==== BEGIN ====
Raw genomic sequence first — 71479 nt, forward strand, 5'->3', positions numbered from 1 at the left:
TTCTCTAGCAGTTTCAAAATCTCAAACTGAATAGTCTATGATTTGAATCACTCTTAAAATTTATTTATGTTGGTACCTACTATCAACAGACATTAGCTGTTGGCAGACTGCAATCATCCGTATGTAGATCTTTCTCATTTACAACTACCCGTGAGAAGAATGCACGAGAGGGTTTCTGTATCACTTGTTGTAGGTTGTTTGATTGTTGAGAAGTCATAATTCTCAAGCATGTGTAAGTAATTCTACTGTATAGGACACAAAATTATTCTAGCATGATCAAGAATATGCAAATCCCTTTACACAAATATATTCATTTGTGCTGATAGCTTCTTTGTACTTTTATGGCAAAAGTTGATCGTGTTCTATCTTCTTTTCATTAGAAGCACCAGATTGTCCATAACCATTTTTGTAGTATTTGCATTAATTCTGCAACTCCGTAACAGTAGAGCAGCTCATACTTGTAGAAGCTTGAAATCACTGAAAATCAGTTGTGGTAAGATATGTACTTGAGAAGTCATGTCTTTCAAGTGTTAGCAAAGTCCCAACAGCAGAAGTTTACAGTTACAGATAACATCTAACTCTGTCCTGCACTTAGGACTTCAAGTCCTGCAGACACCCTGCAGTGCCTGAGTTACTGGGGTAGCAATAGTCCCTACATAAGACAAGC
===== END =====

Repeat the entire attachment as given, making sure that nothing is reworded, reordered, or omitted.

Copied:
Raw genomic sequence first — 71479 nt, forward strand, 5'->3', positions numbered from 1 at the left:
TTCTCTAGCAGTTTCAAAATCTCAAACTGAATAGTCTATGATTTGAATCACTCTTAAAATTTATTTATGTTGGTACCTACTATCAACAGACATTAGCTGTTGGCAGACTGCAATCATCCGTATGTAGATCTTTCTCATTTACAACTACCCGTGAGAAGAATGCACGAGAGGGTTTCTGTATCACTTGTTGTAGGTTGTTTGATTGTTGAGAAGTCATAATTCTCAAGCATGTGTAAGTAATTCTACTGTATAGGACACAAAATTATTCTAGCATGATCAAGAATATGCAAATCCCTTTACACAAATATATTCATTTGTGCTGATAGCTTCTTTGTACTTTTATGGCAAAAGTTGATCGTGTTCTATCTTCTTTTCATTAGAAGCACCAGATTGTCCATAACCATTTTTGTAGTATTTGCATTAATTCTGCAACTCCGTAACAGTAGAGCAGCTCATACTTGTAGAAGCTTGAAATCACTGAAAATCAGTTGTGGTAAGATATGTACTTGAGAAGTCATGTCTTTCAAGTGTTAGCAAAGTCCCAACAGCAGAAGTTTACAGTTACAGATAACATCTAACTCTGTCCTGCACTTAGGACTTCAAGTCCTGCAGACACCCTGCAGTGCCTGAGTTACTGGGGTAGCAATAGTCCCTACATAAGACAAGC